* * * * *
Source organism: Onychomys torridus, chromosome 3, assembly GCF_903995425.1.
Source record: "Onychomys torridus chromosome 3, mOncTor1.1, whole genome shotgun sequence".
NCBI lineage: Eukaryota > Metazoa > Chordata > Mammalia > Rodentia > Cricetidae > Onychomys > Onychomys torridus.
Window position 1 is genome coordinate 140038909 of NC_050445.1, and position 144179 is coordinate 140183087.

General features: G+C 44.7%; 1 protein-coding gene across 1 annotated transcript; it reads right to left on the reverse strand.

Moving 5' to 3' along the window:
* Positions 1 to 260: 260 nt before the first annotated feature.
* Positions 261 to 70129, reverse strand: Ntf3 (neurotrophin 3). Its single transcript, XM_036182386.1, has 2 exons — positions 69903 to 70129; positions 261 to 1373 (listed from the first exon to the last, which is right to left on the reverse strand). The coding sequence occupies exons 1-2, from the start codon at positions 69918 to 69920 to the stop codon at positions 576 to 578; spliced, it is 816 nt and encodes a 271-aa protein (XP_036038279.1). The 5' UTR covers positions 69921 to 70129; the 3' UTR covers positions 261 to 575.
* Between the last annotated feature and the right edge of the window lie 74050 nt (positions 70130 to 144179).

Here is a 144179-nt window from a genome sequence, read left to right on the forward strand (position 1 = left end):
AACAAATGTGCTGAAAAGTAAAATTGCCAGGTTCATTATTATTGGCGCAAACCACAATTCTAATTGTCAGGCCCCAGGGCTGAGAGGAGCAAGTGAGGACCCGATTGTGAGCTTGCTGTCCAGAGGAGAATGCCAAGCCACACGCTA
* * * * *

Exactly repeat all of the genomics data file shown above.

Source organism: Onychomys torridus, chromosome 3, assembly GCF_903995425.1.
Source record: "Onychomys torridus chromosome 3, mOncTor1.1, whole genome shotgun sequence".
NCBI lineage: Eukaryota > Metazoa > Chordata > Mammalia > Rodentia > Cricetidae > Onychomys > Onychomys torridus.
Window position 1 is genome coordinate 140038909 of NC_050445.1, and position 144179 is coordinate 140183087.

General features: G+C 44.7%; 1 protein-coding gene across 1 annotated transcript; it reads right to left on the reverse strand.

Moving 5' to 3' along the window:
* Positions 1 to 260: 260 nt before the first annotated feature.
* Positions 261 to 70129, reverse strand: Ntf3 (neurotrophin 3). Its single transcript, XM_036182386.1, has 2 exons — positions 69903 to 70129; positions 261 to 1373 (listed from the first exon to the last, which is right to left on the reverse strand). The coding sequence occupies exons 1-2, from the start codon at positions 69918 to 69920 to the stop codon at positions 576 to 578; spliced, it is 816 nt and encodes a 271-aa protein (XP_036038279.1). The 5' UTR covers positions 69921 to 70129; the 3' UTR covers positions 261 to 575.
* Between the last annotated feature and the right edge of the window lie 74050 nt (positions 70130 to 144179).

Here is a 144179-nt window from a genome sequence, read left to right on the forward strand (position 1 = left end):
AACAAATGTGCTGAAAAGTAAAATTGCCAGGTTCATTATTATTGGCGCAAACCACAATTCTAATTGTCAGGCCCCAGGGCTGAGAGGAGCAAGTGAGGACCCGATTGTGAGCTTGCTGTCCAGAGGAGAATGCCAAGCCACACGCTA